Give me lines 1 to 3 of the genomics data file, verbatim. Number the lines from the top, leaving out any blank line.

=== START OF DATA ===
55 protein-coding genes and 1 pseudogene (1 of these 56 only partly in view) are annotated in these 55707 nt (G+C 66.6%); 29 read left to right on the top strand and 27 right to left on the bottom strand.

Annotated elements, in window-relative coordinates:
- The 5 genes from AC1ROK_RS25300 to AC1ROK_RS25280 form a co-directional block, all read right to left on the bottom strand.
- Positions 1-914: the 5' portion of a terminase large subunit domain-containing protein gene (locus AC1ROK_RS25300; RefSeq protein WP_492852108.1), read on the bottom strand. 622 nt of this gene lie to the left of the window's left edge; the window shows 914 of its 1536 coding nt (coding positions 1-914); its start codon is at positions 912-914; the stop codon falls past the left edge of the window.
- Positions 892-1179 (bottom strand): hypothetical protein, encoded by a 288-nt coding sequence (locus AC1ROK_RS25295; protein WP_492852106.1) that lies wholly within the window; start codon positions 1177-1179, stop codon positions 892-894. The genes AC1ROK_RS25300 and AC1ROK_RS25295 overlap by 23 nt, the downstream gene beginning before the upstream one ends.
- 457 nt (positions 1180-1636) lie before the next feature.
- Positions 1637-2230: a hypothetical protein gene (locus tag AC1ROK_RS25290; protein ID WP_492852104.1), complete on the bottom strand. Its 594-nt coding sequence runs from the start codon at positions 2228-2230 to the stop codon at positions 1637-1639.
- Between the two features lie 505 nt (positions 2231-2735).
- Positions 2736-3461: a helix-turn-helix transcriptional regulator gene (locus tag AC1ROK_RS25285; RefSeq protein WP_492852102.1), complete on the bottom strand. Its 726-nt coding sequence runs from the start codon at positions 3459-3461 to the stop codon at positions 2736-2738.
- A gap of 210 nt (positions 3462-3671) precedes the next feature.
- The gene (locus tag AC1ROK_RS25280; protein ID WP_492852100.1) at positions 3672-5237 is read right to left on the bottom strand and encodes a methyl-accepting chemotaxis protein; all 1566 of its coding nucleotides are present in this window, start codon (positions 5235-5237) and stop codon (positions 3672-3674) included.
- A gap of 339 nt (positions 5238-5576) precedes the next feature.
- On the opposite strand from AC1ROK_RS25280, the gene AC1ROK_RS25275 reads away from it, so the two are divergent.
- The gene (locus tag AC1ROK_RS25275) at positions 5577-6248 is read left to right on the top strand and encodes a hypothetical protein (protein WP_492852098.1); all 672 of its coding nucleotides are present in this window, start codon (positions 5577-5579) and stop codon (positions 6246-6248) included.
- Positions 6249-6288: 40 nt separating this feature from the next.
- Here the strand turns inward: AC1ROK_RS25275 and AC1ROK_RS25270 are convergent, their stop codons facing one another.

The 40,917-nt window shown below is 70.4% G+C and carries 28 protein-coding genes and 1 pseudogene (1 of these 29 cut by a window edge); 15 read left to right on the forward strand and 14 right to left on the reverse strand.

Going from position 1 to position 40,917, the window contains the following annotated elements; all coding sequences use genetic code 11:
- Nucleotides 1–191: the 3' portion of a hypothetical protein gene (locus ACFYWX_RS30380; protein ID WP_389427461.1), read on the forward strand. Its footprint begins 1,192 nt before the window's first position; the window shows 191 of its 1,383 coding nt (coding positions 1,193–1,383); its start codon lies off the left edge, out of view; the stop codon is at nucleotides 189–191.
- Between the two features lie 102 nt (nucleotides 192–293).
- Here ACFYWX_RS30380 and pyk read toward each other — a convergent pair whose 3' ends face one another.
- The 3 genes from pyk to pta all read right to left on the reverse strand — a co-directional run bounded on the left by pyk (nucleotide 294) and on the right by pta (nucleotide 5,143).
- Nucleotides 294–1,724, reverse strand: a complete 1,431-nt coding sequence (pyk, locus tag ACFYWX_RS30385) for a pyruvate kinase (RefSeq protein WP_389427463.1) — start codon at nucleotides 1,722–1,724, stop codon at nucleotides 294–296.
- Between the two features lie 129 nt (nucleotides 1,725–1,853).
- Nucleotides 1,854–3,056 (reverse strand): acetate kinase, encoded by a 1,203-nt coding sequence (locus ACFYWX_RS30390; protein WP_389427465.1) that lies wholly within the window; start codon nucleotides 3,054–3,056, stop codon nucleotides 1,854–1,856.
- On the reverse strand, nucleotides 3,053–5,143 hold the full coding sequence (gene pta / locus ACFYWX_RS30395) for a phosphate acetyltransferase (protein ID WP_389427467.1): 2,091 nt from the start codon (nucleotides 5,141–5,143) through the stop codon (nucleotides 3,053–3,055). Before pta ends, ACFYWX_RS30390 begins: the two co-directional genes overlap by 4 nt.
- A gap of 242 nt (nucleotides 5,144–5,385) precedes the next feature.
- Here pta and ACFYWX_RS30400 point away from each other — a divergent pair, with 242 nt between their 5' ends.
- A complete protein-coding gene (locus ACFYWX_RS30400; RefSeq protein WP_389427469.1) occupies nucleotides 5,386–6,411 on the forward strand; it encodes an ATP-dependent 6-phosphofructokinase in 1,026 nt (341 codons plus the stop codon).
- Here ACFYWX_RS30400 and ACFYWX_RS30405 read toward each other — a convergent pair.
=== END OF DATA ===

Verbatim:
55 protein-coding genes and 1 pseudogene (1 of these 56 only partly in view) are annotated in these 55707 nt (G+C 66.6%); 29 read left to right on the top strand and 27 right to left on the bottom strand.

Annotated elements, in window-relative coordinates:
- The 5 genes from AC1ROK_RS25300 to AC1ROK_RS25280 form a co-directional block, all read right to left on the bottom strand.